The community became known as "the brethren of the family of the observance", or the "Zoccolanti" (because they wore wooden clogs).  It enjoyed the support the influential prelate, Alphonse of Pecha, who travelled to the papal court of Avignon in July 1373.  He persuaded Pope Gregory XI to allow ten more hermitages to follow the way of life at San Bartolomeo di Brogliano.  These included:

  1. the Eremità degli Arnolfi (above);

  2. San Francesco di Monteluco; and

  3. the Eremo dei Carceri, outside Assisi.

Alfonso of Pecha also secured approval for the way of life of the female Franciscan tertiaries at SS Annunziata in Foligno, and it seems likely with the sisters there were associated with Paoluccio in some way.

In 1374, Paoluccio defeated a group of Franciscan dissidents in a debate in Perugia and the Minster General transferred the Convento di Monteripido to his congregation.  In 1380, he was made general commissary for what were by then the 12 hermitages of the reform movement in central Italy, with permission to receive novices.  Other convents were subsequently assigned to him, including two outside Assisi:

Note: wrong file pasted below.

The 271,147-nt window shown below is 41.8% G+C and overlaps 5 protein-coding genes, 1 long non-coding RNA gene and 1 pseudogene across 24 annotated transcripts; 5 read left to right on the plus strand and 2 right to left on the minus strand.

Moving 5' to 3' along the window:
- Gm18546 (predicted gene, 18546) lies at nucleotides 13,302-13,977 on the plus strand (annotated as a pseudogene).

1. Santa Maria della Rocchicciola (in 1380); and 

  2. San Damiano (in 1384)

In 1388, Paoluccio established a nunnery for Franciscan tertiaries at the Monastero di Sant' Anna, Foligno.  (After his death in 1390, Blessed Angelina of Montegiove became the leader of the community).

Paoluccio was finally persuaded to leave Brogliano in 1390, when he was old and nearly blind, but insisted on walking the 20 miles to San Francesco.  He died there in 1391.

Just before Paoluccio died, Ugolino III Trinci gave him a fortress on the outskirts of Foligno.  Paoluccio’s successor, Fr. John of Stroncone built the church and convent of San Bartolomeo di Marano on the site in 1408-15.   The more “observant” members of the community at San Francesco moved here, and the complex formally transferred to the Observant congregation in 1450. 

Relics and Cult